By Markus Wacket
BERLIN (Reuters) – Germany’s government is concerned about possible problems with the coal supply for power plants in the autumn and winter due to low water levels on the river Rhine and the oil supply in eastern parts of the country, a document seen by Reuters said.
Europe’s biggest economy is trying to cut its dependence on Russian energy. However, weeks of critically low water levels on the Rhine river have disrupted logistics and added to Germany’s energy headache as industry temporarily switches to more coal and oil due to a steep fall in Russian energy imports.
“Due to very reduced domestic shipping, accumulated coal stocks could quickly fall,” a document entitled “Energy Supply Assessment,” drawn up by the Economy Ministry and seen by Reuters, said.
“Additional storage sites which have been and are being procured in southern Germany will probably not be filled by winter,” said the paper, referring to the southwestern state of Baden-Wuerttemberg, home to power plant operator EnBW.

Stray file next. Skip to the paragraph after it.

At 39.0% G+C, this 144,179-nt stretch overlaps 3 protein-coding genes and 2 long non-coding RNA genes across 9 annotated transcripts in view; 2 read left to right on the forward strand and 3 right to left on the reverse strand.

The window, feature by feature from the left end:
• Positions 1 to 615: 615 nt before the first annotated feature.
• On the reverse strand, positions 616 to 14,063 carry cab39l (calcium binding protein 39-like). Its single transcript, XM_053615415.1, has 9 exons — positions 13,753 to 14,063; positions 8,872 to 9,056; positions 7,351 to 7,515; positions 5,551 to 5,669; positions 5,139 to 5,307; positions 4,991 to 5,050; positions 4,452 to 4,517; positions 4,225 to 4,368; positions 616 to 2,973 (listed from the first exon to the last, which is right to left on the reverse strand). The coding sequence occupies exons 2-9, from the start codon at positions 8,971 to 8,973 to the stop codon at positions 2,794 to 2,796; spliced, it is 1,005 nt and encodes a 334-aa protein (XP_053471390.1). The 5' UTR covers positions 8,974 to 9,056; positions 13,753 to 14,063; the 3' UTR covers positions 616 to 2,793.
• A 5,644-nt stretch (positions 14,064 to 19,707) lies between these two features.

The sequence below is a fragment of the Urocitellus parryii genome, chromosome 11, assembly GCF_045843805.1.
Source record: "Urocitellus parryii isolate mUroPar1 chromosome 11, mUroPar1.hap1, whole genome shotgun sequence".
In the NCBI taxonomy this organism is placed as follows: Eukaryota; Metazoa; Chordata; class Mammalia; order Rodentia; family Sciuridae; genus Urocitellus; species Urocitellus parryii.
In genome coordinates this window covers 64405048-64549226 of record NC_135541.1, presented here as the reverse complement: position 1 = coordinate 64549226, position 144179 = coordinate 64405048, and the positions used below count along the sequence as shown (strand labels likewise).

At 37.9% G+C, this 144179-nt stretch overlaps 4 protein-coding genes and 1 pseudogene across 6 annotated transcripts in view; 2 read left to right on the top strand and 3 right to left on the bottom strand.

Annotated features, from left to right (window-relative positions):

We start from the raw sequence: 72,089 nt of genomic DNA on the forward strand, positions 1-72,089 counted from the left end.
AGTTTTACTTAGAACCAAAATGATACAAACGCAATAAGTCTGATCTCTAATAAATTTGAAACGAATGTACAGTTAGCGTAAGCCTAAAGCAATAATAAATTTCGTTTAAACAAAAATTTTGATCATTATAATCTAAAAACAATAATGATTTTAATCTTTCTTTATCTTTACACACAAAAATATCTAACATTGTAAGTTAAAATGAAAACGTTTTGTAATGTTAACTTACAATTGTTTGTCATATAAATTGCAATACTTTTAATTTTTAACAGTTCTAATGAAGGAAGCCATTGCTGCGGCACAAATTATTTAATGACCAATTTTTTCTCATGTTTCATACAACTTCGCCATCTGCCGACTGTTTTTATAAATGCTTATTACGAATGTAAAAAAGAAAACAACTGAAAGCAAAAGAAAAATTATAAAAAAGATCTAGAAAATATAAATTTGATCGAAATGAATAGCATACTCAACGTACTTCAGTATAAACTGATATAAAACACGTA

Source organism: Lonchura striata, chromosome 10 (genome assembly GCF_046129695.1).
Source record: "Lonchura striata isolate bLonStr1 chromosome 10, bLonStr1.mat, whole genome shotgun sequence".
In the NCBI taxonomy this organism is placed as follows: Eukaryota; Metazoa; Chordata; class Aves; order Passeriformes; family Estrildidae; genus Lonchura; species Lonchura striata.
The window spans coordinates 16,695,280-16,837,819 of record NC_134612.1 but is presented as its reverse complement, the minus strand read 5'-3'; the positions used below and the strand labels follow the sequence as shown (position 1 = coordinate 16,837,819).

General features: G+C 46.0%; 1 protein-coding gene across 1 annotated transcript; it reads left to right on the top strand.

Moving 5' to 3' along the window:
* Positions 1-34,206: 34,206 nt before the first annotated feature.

It cited the low Rhine water levels which have reduced the volume of coal that can be transported by river barges.
A significant improvement is not expected, said the paper, and an overburdened rail system offers little relief.
On Wednesday, Germany’s Cabinet approved legislation to prioritize energy transport on part of the country’s rail networks.
Russian gas giant Gazprom has slashed gas flows to Germany via the Nord Stream 1 pipeline to 20% of capacity, citing technical issues. Berlin has called the move politically motivated, in view of Europe’s sanctions on Russia over its invasion of Ukraine.
The document also said that oil supply could become a problem in northeastern areas.
The Schwedt and Leuna refineries will forego oil from Russian pipelines from the end of the year due to an EU oil embargo and this will lead to higher prices at the very least, said the paper.
Both the Leuna and Schwedt refineries could run at 75% capacity, said the document.
Schwedt supplies large parts of eastern Germany, including Berlin airport. Efforts to supply that area with refinery products from western regions could also encounter transport problems due to rail bottlenecks, said the document.
“High demand and scarce transport capacity in rail freight are leading to a challenging situation in oil logistics. Some products from refineries cannot be moved,” said the document.
(Reporting by Markus Wacket in Berlin; Writing by Madeline Chambers; Editing by Matthew Lewis)